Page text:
John 15:14-15 – “Ye are my friends, if ye do whatsoever I command you. Henceforth I call you not servants; for the servant knoweth not what his lord doeth: but I have called you friends; for all things that I have heard of my Father I have made known unto you.”
Friends. We all have them and in varying degrees. But do you consider yourself a friend of Jesus? Or has the world worped your perspective and you see yourself as more a servant?
Let’s look at a servant first. Being a servant means that you are expected to complete certain tasks without explanation. It means that you have no say in what you do, when you do it or how you do it. It means that you are compensated in some way or another for the things you do. You work to survive. A servant is obedient but sometimes they are reluctantly obedient. Their heart may or may not be in their service. Being a servant does have it’s benefits – one being that the servant has no responsibilities other than to do what the master says.
Being a friend has a much greater reward yet carries with it a different set of responsibilities. A friend chooses to do things with their friend. A friend asks questions that causes each person involved to think about what is going on. This helps to determine significance and it also helps to sort things out – get a new perspective. Being and having a friend is a reward unto itself. You are blessed with companionship, love, laughter and so many other things. When you do things for and with a friend, the task takes on a whole new meaning. Your attitude and your heart have a different perspective. You don’t see things as a burden. You see them as an opportunity to be a blessing. But you do have that responsibility thing. You are responsible to not only yourself but also to your friend. Each of you expects certain things. They may not be big things but there are a few expectations in a friendship. For example, you expect that your friend will speak to you whenever possible. That doesn’t seem unreasonable, right? Communication is a vital component of any relationship. Without it going back and forth, you are talking to the wall. And although walls listen and provide support, they don’t hug very well.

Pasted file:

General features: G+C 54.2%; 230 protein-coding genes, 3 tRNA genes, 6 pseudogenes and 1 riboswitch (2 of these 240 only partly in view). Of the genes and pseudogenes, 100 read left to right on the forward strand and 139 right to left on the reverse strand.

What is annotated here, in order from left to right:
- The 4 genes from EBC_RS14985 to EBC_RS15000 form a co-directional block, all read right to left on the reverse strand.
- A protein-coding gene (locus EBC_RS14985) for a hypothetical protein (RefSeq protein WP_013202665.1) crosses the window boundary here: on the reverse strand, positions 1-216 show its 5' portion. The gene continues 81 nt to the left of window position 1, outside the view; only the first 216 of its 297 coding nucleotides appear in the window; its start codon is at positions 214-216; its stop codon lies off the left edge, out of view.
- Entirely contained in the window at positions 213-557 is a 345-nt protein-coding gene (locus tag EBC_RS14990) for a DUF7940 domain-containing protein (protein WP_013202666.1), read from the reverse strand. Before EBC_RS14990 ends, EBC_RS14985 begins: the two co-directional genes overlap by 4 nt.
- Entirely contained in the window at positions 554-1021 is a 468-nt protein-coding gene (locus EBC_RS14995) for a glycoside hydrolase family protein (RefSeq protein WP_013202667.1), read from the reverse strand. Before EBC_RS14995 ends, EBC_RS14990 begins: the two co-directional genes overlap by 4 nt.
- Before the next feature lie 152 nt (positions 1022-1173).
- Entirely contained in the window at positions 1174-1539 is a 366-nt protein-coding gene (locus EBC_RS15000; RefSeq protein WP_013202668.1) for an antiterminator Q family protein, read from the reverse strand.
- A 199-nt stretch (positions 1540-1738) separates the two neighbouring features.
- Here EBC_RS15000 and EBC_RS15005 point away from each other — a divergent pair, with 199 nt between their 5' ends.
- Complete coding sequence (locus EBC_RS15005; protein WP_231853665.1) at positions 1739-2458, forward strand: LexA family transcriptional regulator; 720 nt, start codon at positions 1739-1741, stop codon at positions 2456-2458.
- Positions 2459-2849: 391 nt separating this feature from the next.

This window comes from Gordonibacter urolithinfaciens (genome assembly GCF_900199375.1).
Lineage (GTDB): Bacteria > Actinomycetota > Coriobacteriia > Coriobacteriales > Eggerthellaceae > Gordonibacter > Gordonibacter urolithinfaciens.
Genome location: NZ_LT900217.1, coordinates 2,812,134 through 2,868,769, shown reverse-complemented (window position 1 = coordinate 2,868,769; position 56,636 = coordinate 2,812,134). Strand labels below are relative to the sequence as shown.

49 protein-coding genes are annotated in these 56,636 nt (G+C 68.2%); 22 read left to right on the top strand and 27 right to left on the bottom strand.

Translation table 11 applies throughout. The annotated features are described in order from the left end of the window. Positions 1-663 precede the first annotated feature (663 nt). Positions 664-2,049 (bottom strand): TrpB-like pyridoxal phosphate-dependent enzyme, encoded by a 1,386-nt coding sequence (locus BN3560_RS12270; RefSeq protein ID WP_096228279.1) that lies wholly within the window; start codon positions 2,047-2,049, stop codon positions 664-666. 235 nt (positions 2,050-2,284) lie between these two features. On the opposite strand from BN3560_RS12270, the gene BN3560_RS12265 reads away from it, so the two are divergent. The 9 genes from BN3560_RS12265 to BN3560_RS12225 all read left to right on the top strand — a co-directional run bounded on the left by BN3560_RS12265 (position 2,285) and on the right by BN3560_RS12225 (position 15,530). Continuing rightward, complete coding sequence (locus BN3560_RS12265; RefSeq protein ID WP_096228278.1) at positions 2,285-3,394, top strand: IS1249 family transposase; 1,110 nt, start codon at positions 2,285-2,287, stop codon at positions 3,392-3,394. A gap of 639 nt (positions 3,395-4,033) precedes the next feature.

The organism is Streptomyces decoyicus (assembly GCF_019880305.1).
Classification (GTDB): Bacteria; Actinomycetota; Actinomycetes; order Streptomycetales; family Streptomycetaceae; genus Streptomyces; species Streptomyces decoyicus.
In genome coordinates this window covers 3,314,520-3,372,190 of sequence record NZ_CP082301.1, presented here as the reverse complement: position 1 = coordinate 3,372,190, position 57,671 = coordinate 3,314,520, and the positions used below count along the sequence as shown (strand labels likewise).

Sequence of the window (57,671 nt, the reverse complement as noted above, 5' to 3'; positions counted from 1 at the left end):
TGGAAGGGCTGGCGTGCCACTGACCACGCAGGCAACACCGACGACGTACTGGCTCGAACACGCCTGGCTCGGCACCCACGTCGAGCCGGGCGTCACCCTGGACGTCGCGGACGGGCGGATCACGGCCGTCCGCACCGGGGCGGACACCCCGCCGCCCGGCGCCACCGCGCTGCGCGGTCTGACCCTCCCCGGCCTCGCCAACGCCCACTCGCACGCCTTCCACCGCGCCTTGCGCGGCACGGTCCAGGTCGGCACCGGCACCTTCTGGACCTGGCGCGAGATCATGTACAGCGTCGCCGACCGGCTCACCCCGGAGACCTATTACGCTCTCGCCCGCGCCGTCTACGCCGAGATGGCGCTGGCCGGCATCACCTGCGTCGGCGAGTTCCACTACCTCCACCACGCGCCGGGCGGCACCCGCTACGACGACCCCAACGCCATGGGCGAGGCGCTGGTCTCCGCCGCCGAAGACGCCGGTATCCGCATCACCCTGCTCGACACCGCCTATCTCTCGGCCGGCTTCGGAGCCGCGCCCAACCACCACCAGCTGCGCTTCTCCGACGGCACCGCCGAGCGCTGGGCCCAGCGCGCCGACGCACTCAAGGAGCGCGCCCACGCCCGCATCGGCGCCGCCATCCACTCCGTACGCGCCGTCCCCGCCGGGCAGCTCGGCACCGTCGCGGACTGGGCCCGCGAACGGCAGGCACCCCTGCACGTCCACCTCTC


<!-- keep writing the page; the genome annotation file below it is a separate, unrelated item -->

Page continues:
It’s easy to apply these principles to those of us we can see and speak directly with, but what about applying these principles of friendship to Jesus? What kind of friend are you? Are you an aquantaince or a true friend? Or do you feel like more of a servant?
Jesus wants to call us friends. He wants to do things with us. He wants to go where we go. He wants to talk to us. He wants to discuss things with us and help us to figure things out. He wants to change our attitude of service to be one of gratefulness and love. He wants us to follow His commands. He wants us to make that choice. He doesn’t want to stuff His commands down our throat, rather He wants us to willingly say, “Yes, Lord, I’m with you.” Our earthly friends don’t want us doing things with them out of pity or guilt. Why would Jesus want our attitude to be that way?
So let me encourage you today to contemplate your relationship with your Savior. Is it a friendship or a servant-master relationship? Is there something in your life that you need to address to change the relationship? Jesus wants to be Lord of your life but He also wants to be your dearest and best friend. He wants to be the One you run to when things are good and when thing are tough. He wants to be the One you bounce ideas off of first and He wants to be the Ultimate say in all things you do.